“I do not fear computers. I fear the lack of them."

– Isaac Asimov

## Motivation 🧠

If a component is to be calculated, it is generally possible to search the literature for corresponding closed-form solutions in order to describe the physical behaviour of a component by means of an equation.

For example, we can use the following analytical solution for an I-beam to calculate the deflection:

\begin{equation} u = \frac{FL^3}{3EI} + \frac{ML^2}{2EI} \end{equation}

Where I is the "Second Moment of Area":

\begin{equation} I = \frac{1}{12}(BH^3 - bh^3) \end{equation}

As I mentioned in my "Beginner's Guide to FEM"...whenever engineers solve complex problems involving complex geometries, loading conditions or material laws, they cannot use classical analytical approaches using closed-form methods.

FEM offers a way to solve a problem where an analytical solution does not exist!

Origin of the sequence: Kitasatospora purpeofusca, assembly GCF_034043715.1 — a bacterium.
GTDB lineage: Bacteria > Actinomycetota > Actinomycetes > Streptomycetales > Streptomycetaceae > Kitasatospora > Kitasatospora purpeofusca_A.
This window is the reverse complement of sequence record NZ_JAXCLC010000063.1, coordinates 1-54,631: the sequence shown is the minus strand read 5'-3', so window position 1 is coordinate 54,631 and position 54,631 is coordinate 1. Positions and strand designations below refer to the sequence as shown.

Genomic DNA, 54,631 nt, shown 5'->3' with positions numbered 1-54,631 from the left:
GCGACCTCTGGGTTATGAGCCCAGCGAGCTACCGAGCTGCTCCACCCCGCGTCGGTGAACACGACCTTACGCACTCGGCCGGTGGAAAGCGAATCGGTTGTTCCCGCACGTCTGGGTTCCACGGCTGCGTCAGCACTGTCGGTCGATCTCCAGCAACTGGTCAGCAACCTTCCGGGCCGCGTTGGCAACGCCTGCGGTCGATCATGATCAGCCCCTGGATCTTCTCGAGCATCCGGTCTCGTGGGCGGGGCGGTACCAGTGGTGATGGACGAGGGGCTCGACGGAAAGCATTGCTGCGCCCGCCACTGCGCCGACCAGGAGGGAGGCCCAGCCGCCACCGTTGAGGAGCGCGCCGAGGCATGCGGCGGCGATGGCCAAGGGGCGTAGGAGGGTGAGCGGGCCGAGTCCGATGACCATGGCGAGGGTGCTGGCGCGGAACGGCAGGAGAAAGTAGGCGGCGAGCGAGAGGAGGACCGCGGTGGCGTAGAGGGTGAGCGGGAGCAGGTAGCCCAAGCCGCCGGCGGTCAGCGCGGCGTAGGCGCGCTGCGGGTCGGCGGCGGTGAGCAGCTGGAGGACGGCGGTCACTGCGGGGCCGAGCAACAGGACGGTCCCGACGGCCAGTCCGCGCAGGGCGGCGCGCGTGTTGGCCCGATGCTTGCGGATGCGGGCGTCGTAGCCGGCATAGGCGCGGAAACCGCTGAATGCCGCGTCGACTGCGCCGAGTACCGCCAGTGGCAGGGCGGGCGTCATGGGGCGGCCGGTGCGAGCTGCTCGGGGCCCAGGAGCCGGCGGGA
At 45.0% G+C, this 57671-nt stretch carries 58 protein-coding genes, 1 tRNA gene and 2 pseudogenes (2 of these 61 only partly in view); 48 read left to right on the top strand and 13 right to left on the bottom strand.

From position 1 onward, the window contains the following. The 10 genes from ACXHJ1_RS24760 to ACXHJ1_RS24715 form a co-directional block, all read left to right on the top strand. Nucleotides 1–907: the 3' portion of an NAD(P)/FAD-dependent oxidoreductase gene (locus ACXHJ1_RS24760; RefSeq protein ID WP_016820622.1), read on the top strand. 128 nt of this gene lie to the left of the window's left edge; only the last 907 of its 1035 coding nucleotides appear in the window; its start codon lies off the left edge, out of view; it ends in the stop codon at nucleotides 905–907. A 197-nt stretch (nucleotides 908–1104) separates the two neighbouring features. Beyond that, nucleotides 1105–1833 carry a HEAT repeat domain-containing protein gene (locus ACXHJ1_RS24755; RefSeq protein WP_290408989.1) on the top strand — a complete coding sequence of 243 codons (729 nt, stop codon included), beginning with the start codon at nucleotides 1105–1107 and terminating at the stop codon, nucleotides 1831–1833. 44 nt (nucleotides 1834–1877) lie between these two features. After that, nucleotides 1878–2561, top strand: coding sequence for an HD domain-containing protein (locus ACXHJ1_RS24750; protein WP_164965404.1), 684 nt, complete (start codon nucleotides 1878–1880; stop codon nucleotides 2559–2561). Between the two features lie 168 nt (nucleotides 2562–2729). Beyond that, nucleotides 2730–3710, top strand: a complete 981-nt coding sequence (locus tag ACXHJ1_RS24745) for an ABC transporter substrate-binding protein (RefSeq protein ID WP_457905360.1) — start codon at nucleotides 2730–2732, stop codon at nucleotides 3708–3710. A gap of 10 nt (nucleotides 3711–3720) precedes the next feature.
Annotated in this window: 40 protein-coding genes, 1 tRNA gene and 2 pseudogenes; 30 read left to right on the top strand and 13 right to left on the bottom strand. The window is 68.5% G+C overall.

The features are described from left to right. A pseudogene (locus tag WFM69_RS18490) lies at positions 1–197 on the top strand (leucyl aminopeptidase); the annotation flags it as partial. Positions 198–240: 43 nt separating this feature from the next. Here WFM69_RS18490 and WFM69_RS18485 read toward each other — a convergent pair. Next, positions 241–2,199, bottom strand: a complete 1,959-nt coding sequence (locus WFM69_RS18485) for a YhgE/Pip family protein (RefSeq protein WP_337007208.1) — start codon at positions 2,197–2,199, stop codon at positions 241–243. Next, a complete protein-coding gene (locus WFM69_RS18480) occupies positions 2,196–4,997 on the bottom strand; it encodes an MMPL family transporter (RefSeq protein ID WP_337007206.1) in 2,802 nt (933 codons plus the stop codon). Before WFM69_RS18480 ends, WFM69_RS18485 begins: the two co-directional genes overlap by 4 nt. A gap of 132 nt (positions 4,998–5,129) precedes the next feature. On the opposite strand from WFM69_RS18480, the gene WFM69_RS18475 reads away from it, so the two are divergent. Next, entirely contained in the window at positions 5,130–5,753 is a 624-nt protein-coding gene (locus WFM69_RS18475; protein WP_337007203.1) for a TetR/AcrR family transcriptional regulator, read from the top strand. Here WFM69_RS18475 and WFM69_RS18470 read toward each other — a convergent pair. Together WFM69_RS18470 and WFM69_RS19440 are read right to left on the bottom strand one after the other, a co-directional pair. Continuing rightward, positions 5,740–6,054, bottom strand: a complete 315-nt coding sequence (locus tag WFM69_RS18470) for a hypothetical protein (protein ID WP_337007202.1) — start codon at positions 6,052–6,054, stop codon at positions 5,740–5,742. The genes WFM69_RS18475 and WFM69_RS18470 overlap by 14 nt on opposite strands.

## Introduction 👇

Whenever we cannot use the aforementioned approach, we have to talk about numerical methods such as the Finite Element Method (FEM) which discretises, or subdivides our domain into finite elements. We can call ourselves incredibly lucky that today's computer aided engineering (CAE) tools allow for automatic mesh generation and solving these systems. We do not have to waste engineering brain power anymore on deriving equations for new problems and start "from scratch", but can instead use FEA software tools that do the job for us.